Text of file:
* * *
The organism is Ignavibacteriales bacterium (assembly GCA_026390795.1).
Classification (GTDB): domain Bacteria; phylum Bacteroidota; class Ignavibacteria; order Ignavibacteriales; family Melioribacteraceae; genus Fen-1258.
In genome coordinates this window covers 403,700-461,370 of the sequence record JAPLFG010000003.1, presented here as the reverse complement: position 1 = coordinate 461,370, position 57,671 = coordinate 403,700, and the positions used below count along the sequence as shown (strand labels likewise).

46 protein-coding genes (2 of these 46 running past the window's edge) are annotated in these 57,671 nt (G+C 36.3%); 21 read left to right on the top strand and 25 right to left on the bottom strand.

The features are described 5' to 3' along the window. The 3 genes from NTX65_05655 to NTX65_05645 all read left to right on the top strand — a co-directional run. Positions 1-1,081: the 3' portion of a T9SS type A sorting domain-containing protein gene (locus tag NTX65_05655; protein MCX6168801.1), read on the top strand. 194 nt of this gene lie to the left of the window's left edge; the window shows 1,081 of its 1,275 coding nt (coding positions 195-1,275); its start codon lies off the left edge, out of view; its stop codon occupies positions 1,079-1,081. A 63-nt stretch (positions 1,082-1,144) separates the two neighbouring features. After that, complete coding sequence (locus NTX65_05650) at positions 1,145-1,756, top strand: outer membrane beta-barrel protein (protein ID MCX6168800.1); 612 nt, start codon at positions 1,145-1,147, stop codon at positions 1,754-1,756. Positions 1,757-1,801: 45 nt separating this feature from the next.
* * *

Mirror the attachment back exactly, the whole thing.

The organism is Ignavibacteriales bacterium (assembly GCA_026390795.1).
Classification (GTDB): domain Bacteria; phylum Bacteroidota; class Ignavibacteria; order Ignavibacteriales; family Melioribacteraceae; genus Fen-1258.
In genome coordinates this window covers 403,700-461,370 of the sequence record JAPLFG010000003.1, presented here as the reverse complement: position 1 = coordinate 461,370, position 57,671 = coordinate 403,700, and the positions used below count along the sequence as shown (strand labels likewise).

46 protein-coding genes (2 of these 46 running past the window's edge) are annotated in these 57,671 nt (G+C 36.3%); 21 read left to right on the top strand and 25 right to left on the bottom strand.

The features are described 5' to 3' along the window. The 3 genes from NTX65_05655 to NTX65_05645 all read left to right on the top strand — a co-directional run. Positions 1-1,081: the 3' portion of a T9SS type A sorting domain-containing protein gene (locus tag NTX65_05655; protein MCX6168801.1), read on the top strand. 194 nt of this gene lie to the left of the window's left edge; the window shows 1,081 of its 1,275 coding nt (coding positions 195-1,275); its start codon lies off the left edge, out of view; its stop codon occupies positions 1,079-1,081. A 63-nt stretch (positions 1,082-1,144) separates the two neighbouring features. After that, complete coding sequence (locus NTX65_05650) at positions 1,145-1,756, top strand: outer membrane beta-barrel protein (protein ID MCX6168800.1); 612 nt, start codon at positions 1,145-1,147, stop codon at positions 1,754-1,756. Positions 1,757-1,801: 45 nt separating this feature from the next.